In Beth’s Call it a Day interview, shared earlier today, she mentions only being able to wash her hair every 4 or 5 days, and that she would have thought that was disgusting before it became her reality. When I read that, it reminded me of three different articles that have come my way in the last month or two.
One is about people who have stopped washing their hair at all with traditional hair products and only use baking soda and vinegar. (The article is from 2 years ago, and you may have seen a dozen similar ones since then, because they’re all over the place. Do a search for “the no shampoo method” if you’d like to read more. The first time I read about the no shampoo method was in 2012, and it was from a hairdresser’s perspective.)
People who have gone the no-shampoo route seem to really love it, and rave about how much more well-behaved, predictable, shiny, and healthy their hair is. Though it takes awhile to get there; they all talk about a tricky transition period. Apparently it takes a month or two for the hair and scalp to adjust to the shampoo-free routine.
As an extra bonus, proponents of the no-shampoo route emphasize it’s really good for the budget.
Another article is from the New York Times, about women who put off washing their hair in order to make a blowout last longer. The article says women may not be washing their hair enough.
I have totally done the make-a-blowout-last-longer thing. It was basically my system. I know my hair is super short now, but you may remember it’s only been this way for about a year, and before that I depended on weekly blowouts, especially if I had events to attend.
Blowouts saved me so much time and morning prep. They were the best! But it’s true, I ended up relying on dry shampoo or baby powder to make them last as long as possible, and I could feel my hair get oilier and stinkier the longer I tried to stretch it. With dry shampoo as needed, my hair would look pretty dang good for about 5 days, and then day six and seven, I would pull it up in a bun or wear a hat. And then start over again at another weekly blowout appointment.
The third article is from Forbes and it’s called Bumble & Bumble’s Founder Wants You To Never Use Shampoo Again. But the title is a bit misleading, or at least I feel like it is. I thought the article was going to be similar to the first one I linked to, talking about how people don’t need an extensive line of hair products. But really, it’s more about the Bumble & Bumble founder’s new line of products called New Wash, that he believes will be better for your hair. The most compelling part of the article was these two paragraphs:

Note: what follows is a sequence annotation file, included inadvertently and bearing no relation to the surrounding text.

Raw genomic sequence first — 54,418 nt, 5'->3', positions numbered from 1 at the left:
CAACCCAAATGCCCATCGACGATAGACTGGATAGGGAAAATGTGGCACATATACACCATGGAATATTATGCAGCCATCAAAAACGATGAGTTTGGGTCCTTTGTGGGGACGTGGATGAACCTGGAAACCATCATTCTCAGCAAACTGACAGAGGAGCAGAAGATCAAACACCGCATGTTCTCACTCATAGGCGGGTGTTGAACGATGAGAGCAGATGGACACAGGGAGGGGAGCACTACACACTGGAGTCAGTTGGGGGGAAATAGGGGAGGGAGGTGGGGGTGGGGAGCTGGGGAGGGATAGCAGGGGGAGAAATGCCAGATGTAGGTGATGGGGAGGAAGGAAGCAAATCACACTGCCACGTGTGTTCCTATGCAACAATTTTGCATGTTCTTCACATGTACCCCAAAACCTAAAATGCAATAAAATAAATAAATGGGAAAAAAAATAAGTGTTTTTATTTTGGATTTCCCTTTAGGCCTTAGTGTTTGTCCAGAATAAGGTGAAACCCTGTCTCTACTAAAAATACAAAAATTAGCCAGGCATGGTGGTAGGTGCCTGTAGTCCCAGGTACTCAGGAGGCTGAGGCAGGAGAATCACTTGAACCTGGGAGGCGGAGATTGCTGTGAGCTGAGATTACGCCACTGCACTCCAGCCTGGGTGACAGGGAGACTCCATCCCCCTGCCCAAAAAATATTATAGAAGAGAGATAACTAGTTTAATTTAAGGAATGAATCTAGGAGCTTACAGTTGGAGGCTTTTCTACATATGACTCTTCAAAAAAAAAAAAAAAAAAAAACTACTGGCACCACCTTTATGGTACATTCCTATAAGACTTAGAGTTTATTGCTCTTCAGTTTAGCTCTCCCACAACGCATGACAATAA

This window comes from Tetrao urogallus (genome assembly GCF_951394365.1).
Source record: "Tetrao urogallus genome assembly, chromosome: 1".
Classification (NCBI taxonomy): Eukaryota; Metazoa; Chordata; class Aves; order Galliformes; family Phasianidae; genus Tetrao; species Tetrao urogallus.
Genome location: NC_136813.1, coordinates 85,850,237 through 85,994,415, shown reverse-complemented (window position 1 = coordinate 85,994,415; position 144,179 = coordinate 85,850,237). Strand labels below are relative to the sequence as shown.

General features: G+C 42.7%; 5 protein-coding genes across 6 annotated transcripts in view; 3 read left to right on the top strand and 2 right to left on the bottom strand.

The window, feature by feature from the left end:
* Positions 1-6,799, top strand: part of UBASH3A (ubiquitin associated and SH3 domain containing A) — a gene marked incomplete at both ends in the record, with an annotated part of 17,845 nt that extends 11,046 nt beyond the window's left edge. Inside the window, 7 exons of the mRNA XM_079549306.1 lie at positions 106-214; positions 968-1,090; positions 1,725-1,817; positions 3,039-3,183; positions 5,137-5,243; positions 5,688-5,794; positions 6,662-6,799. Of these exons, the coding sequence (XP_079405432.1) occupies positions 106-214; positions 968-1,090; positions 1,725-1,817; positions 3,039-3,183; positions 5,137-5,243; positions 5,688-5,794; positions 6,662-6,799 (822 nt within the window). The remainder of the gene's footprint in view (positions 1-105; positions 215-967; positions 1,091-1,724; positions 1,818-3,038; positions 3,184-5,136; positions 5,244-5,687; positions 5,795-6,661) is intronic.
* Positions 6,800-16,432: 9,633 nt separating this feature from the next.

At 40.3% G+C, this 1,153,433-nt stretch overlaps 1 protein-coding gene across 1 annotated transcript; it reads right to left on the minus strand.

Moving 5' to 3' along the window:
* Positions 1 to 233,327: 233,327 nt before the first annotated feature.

“Because New Wash is so gentle and packs in so many good-for-hair ingredients, it’s the only product you’ll need—no conditioner, no masks. Skeptical? So was I. I have very long, thick, highlighted and colored hair, and it’s historically impossible to comb through without conditioner. But when I met Gordon at a panel discussion at StyleSeat’s headquarters in San Francisco, he promised I would not need conditioner.
He was right. I’ve gone from using shampoo and gobs of conditioner, plus a styling balm, plus a mask at least once a week, to using only New Wash. I comb it through in the shower and the comb glides effortlessly through. My scalp feels tingly and clean, and my hair looks and feels shiny, soft and healthier than ever.”
And now, I’m super curious to hear your thoughts. Have any hair-washing articles caught your eye lately? Would you ever try the no shampoo method? Does the idea gross you out? Or do you know anyone personally who has tried it (or is actively not-shampooing now)?
What about blowouts and dry shampoo? Do you agree that women aren’t washing their hair enough? Have you ever tried to make a blowout last?
Basically, I’d love to hear: Are your shampooing habits the same now as they’ve always been? Or have you tried new options over the years? Chime in!
P.S. — Not everyone agrees (NYT) that sulfates are really doing damage to hair or hair color. So interesting! Also, Olive received hair care products from the new Paul Mitchell line for teens, called Neon, and she loves them.